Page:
# What is your standard deviation?

I'm just wondering what is a normal or what is a good number I had not heard of this until I downloaded my cgm and saw my SD number so I went on to google it to see what I could find, but I figured I get better answers here, so I wonder if anyone keeps track of that and if there is a number we should try to aim for and keep it at?

27 when I checked earlier in the week.

Only during the last year have I begun to appreciate the value of monitoring standard deviation. I think it's more important than A1c as an indication of good BG control. Standard deviation reflects BG variability, something the A1c doesn't reflect at all.

Any standard deviation number should also include the period covered. My standard deviation for the last seven days is 35. Last week it was 42. During the last month it was 41 and the last 90 days it was 49. My goal is a standard deviation for all periods at 30 or under.

A standard deviation of 30 means that 68% of BG numbers fall within +/- 30 of the average. If the average is 110, then 68% of the BG numbers fall within 80-140.

I'm working on a better standard deviation and it is improving.

You're line of questioning is worthwhile. Good luck!

I apologize if I answered with more than you asked but I thought that other readers would appreciate some context.

I think this is a really good question. From my experience, endos don't pay nearly enough attention to the SD and I think there is just beginning to be some understanding that a lower SD (even in the presence of a slightly higher A1C) is healthier in the long run. From what I understand, higher SDs are thought to increase the chances of developing complications.

My current SD is 52 for the last two weeks (just checked my data). I need to work on getting that down....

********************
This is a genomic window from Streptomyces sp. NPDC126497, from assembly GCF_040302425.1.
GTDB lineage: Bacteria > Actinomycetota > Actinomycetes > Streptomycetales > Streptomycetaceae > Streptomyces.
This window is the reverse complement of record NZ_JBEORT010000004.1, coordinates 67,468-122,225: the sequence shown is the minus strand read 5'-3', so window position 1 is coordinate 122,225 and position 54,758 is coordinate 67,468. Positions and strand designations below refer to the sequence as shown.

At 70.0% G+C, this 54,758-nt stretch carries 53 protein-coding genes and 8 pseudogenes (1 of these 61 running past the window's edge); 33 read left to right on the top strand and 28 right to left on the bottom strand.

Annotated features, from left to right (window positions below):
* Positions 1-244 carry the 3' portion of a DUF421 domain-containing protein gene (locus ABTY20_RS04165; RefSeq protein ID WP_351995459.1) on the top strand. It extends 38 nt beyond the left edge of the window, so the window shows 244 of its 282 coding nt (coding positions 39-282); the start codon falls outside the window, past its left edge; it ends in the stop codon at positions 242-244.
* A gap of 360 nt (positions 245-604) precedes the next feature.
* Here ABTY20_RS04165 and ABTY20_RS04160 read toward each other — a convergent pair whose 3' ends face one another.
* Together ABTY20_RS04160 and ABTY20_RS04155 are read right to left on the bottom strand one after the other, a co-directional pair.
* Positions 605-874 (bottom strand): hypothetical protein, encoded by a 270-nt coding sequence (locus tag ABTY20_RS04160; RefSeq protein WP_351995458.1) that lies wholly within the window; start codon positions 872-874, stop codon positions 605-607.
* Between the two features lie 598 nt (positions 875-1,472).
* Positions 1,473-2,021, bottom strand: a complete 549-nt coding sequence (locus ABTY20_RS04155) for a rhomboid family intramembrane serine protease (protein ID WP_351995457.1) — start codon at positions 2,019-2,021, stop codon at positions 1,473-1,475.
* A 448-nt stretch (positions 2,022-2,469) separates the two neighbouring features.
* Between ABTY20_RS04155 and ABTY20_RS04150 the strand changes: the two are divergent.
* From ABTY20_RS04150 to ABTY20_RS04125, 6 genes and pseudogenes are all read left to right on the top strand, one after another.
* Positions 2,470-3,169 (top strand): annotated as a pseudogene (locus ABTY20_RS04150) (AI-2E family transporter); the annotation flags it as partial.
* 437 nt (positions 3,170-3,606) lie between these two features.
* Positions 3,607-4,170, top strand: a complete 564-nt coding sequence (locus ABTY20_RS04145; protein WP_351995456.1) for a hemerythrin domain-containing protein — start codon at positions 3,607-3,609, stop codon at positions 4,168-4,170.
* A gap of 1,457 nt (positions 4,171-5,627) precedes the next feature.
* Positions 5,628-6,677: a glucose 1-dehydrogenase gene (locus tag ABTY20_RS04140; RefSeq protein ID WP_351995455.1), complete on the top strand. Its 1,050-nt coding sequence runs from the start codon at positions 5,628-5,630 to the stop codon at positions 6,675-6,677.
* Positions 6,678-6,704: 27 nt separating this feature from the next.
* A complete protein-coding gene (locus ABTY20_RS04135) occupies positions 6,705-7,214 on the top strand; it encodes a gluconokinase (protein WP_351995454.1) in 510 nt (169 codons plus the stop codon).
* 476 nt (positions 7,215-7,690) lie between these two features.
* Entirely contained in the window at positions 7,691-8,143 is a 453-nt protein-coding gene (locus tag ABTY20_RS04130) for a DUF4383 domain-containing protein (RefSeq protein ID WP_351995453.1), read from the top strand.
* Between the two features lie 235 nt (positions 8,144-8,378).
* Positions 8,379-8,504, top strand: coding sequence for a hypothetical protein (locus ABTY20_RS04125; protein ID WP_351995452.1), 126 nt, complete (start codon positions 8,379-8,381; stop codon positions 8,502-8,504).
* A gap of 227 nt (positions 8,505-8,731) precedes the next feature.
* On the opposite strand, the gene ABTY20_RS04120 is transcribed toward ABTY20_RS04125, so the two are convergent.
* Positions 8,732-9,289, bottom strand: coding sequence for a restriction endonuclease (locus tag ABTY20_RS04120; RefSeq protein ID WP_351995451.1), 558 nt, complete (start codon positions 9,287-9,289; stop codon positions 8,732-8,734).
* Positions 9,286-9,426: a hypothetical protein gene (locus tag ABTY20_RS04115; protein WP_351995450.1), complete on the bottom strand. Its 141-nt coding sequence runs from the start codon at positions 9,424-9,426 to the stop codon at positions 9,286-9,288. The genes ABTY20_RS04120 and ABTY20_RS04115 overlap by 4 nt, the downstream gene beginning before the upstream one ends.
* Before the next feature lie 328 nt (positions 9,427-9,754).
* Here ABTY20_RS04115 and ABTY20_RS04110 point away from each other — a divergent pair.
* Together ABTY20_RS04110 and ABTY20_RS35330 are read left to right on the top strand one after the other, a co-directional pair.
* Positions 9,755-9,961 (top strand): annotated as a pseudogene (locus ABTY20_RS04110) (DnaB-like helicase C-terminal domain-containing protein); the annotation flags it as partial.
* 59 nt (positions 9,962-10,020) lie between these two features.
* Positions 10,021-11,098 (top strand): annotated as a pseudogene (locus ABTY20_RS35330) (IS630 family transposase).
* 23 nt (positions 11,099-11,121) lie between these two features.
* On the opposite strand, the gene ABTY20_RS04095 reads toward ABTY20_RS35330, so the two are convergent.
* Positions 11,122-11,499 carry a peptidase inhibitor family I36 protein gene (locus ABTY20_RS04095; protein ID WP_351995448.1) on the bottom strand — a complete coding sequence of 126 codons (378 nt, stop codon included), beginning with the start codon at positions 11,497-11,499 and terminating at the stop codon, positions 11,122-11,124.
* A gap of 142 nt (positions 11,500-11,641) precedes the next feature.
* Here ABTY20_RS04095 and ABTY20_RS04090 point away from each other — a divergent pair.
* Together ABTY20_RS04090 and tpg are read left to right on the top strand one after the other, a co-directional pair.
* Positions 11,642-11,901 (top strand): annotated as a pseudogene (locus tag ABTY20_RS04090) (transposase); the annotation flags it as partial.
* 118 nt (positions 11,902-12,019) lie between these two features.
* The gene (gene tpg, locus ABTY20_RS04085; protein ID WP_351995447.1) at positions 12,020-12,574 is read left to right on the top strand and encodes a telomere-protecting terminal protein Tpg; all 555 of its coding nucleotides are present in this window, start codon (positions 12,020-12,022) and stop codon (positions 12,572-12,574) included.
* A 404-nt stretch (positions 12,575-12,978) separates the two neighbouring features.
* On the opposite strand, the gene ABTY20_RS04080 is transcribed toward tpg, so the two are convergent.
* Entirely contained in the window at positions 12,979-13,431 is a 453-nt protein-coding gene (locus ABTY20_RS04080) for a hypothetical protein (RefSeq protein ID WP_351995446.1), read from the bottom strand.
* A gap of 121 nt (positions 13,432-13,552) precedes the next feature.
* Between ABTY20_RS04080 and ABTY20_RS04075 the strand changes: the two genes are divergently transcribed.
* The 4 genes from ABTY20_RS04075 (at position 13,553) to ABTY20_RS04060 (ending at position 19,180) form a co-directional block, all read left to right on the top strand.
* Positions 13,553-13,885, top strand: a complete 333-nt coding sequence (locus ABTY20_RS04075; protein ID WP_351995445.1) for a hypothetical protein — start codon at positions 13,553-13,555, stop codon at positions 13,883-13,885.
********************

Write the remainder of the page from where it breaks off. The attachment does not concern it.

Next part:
Good Q. I recently just read somewhere that a starting point for a goal can be: try to get it less than half of your target BG. For example if your target BG is 90, then try to get a Standard Deviation of 45 or less.

It's true that the SD number should be viewed considering the period of days over which it has been measured. I just summarized mine for my next trip to the blood (witch?) doctor and I got 48 (over the last 3 months) and 42 (over the last 3 weeks.)
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I used to plot a frequency chart of my BG readings it gave a preaty good normal curve with average and SD clearly visible. The Endo did not even look at it he was an A1c man only. I guess he did not like the inaccuracy of the new 5 second meters but was unwilling to lobby the Govt for more accuracy requirements. Inconsistent.

awesome info thanks for sharing! :)

I guess it's only fair to share my SD # according to my Dexcom from April 30th to July29th it was 80. Now it says from Oct29-Jan28 its 60 so it has gone done significantly right?

wow that's a great SD # so your BS must be less than 120 most of the time?

My endo is an A1c man, too. While he prescribed my CGM, he's uninterested in any statistical analysis to guide clinical recommendations. After I was on the CGM for awhile, I brought my netbook computer to the endo appointment to show him all the graphs and pie charts.

His interest was zero as he continued to rifle through his paper file of my records with an eye toward finishing his agenda before the 15 minute visit expired.